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NitroMania: Goldberg vs. Hogan

Updated on July 6, 2015

What a day. What. A. Day. I am currently running on an empty stomach and about three hours of sleep, but here I am again girls and boys, bringing you...something. I'd like to think it's good, but I'm not going to be arrogant and just automatically assume it's beloved by all. What am I even saying right now? Anyhow, what am I doing here if I'm so tired. Simply put, today is July 6th, which is an important day in wrestling history. Seventeen years ago today, WCW held what might've been the biggest and greatest Monday Night wrestling show of all time. Built around a rising superstar's quest for glory, the show ultimately put WCW back on the map for a short time, even as most people wondered if they had made the correct decision. What am I talking about? None other than the Monday Nitro episode where Goldberg took on Hollywood Hulk Hogan for the WCW World Heavyweight Championship. Let's take a look.

NitroMania: Goldberg vs. Hogan

Chapter One: The Rise of Goldberg

There were many, many reasons WCW had watched it's momentum cool in contrast to the red hot WWE in 1998. One of those, and in my opinion the biggest factor, was Starrcade 1997. You all know the story by now; the biggest match in WCW history at the biggest event WCW had to offer wound up being less like Blade Runner and more like Jewel in the Nile. The Fingerpoke of Doom may be more noteworthy, but WCW's botch of the Starrcade 97 main event was just as harmful long term to the Turner led organization. And the biggest reason why was because it left WCW with no top face. Sting, who looked like he was about to reach Steve Austin levels of popularity if he had beaten Hogan cleanly, instead was cooled off at a Speed Racer esq rate. With his momentum now almost gone and the rest of the WCW having been run over by the nWo in the years prior, WCW appeared to have no big time babyface to step up and take the mantle of "The Guy." That was a big enough problem by itself; combining it with the fact that the nWo was flatter than three week old Orange Crush, things were really dim.

Enter Bill Goldberg. A former NFL player who watched his shot at football stardom end due to injury, Goldberg joined WCW in early 1997, and quickly saw himself rise from the WCW Powerplant all the way to the main roster. That may sound like a Brock Lesnar situation, but it wasn't; Goldberg in reality had as much training as David Flair, a victim of WCW's unwillingness to rush things as opposed to letting them grow. That said, Goldberg made up for his in ring shortcomings thanks to two very important aspects; his look and his persona. In a business where look is almost, if not more, important than your ability in the squared circle, Goldberg passed with flying colors. He looked like a cross between Steve Austin, a Greek god and a dude who could literally make Dalton from Road House cry. Furthermore, his charisma and presence was unmistakable; every time Goldberg stepped into the ring, he owned it, demanded the attention of everyone in the audience, something only a select few wrestlers have been able to do. It was those two skills/attributes that both propelled Goldberg to WCW's main roster and began to turn him into a house hold name.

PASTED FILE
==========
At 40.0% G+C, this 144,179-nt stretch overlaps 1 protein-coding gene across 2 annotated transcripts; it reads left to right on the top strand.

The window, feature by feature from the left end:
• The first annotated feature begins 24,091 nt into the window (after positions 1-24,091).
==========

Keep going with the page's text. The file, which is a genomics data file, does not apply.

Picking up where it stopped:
And boy, what a house hold name Bill Goldberg became. By the time WCW reached the end of June, it was pretty clear Goldberg was the diamond in the rough that the company was looking for. Thanks to his look, his presence and one of the greatest booking strategies of all time, the 31 year old quickly rose through the ranks, armed with a 100+ win undefeated streak and more squash matches than Ryback had over a decade later. Think the Ultimate Warrior booking on steroids; the short matches not only helped hide Goldberg's in ring deficiencies, but they made him look like Godzilla, an unbeatable force who stood a cut above the rest of the roster. After the debacle that was Starrcade, WCW couldn't have rebounded any stronger with Goldberg's booking. The question now wasn't if he would one day be WCW World Heavyweight Champion, but when. And it was then, right after that last Nitro in June, that the WCW brain trust came up with an idea.

Bill Goldberg, raging
Bill Goldberg, raging

Chapter Two: Brilliant, or Premature?